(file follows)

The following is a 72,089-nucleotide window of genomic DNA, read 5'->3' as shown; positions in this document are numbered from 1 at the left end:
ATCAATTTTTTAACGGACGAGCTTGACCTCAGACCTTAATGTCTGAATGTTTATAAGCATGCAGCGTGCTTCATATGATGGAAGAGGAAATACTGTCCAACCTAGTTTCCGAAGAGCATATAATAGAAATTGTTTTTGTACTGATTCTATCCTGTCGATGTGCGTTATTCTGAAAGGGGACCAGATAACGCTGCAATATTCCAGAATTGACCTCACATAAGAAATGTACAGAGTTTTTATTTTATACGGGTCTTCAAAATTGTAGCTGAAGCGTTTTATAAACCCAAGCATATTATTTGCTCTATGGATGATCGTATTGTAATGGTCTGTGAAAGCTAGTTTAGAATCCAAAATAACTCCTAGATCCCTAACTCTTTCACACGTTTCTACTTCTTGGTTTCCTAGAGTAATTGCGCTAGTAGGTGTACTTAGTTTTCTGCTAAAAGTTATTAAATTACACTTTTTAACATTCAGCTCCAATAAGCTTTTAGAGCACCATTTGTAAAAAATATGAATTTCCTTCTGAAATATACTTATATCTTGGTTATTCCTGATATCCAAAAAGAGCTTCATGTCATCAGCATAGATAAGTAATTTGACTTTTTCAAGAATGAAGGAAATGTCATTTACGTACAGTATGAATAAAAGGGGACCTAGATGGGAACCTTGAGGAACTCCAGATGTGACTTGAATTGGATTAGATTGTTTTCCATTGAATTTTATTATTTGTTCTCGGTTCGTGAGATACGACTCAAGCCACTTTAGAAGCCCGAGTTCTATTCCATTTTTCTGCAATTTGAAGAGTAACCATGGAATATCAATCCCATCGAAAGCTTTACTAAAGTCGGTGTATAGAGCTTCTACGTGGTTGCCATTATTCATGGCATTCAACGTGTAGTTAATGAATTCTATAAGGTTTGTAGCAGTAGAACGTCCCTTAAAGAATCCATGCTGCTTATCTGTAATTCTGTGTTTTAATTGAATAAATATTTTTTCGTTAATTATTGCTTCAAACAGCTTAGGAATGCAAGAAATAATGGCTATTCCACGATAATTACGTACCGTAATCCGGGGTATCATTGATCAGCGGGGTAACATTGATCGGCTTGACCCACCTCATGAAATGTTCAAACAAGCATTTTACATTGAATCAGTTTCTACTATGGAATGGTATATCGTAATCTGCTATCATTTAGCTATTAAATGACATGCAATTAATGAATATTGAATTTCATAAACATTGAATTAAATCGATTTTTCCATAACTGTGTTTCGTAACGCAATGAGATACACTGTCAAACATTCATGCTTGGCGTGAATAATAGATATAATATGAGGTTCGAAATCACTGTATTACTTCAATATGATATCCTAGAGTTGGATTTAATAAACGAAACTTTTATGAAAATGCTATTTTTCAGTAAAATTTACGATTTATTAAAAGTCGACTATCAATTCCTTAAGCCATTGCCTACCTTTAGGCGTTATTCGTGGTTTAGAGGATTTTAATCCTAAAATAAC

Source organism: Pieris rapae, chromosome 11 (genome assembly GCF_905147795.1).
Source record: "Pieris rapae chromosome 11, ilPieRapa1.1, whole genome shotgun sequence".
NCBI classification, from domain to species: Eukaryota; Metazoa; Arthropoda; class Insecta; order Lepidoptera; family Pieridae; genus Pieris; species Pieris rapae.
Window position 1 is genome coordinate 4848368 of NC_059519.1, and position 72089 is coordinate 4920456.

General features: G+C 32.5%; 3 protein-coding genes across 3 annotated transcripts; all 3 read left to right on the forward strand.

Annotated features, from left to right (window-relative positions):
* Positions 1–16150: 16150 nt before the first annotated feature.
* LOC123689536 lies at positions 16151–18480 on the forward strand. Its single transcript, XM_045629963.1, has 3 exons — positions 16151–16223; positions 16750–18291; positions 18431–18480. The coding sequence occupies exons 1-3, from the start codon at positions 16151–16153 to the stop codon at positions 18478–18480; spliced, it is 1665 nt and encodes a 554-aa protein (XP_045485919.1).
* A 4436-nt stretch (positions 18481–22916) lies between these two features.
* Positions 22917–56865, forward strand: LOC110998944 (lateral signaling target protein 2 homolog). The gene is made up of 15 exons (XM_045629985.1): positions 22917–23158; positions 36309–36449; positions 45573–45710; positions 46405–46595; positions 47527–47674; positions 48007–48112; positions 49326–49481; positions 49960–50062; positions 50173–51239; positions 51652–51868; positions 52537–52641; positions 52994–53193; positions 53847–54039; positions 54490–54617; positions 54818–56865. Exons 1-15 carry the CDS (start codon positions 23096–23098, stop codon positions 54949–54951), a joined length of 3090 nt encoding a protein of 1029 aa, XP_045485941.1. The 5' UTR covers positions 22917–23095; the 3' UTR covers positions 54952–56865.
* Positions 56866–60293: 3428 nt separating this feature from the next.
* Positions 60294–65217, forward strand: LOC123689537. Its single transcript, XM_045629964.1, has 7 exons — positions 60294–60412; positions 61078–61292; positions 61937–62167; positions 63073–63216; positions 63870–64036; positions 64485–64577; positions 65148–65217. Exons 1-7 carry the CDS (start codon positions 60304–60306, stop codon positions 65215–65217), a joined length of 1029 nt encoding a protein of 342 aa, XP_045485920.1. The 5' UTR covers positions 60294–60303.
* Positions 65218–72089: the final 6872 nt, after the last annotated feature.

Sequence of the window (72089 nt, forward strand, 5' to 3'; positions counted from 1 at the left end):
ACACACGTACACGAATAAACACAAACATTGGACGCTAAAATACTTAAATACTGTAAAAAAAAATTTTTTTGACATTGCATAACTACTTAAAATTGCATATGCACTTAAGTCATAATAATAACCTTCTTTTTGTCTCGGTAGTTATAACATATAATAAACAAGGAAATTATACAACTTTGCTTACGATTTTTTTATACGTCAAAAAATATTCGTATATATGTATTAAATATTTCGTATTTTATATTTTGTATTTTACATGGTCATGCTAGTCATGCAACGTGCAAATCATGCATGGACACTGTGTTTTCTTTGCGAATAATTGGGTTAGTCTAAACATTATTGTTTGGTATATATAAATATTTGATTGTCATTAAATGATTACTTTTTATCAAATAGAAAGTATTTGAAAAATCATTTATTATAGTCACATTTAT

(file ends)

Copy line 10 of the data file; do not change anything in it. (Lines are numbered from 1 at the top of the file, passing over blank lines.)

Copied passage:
* LOC123689536 lies at positions 16151–18480 on the forward strand. Its single transcript, XM_045629963.1, has 3 exons — positions 16151–16223; positions 16750–18291; positions 18431–18480. The coding sequence occupies exons 1-3, from the start codon at positions 16151–16153 to the stop codon at positions 18478–18480; spliced, it is 1665 nt and encodes a 554-aa protein (XP_045485919.1).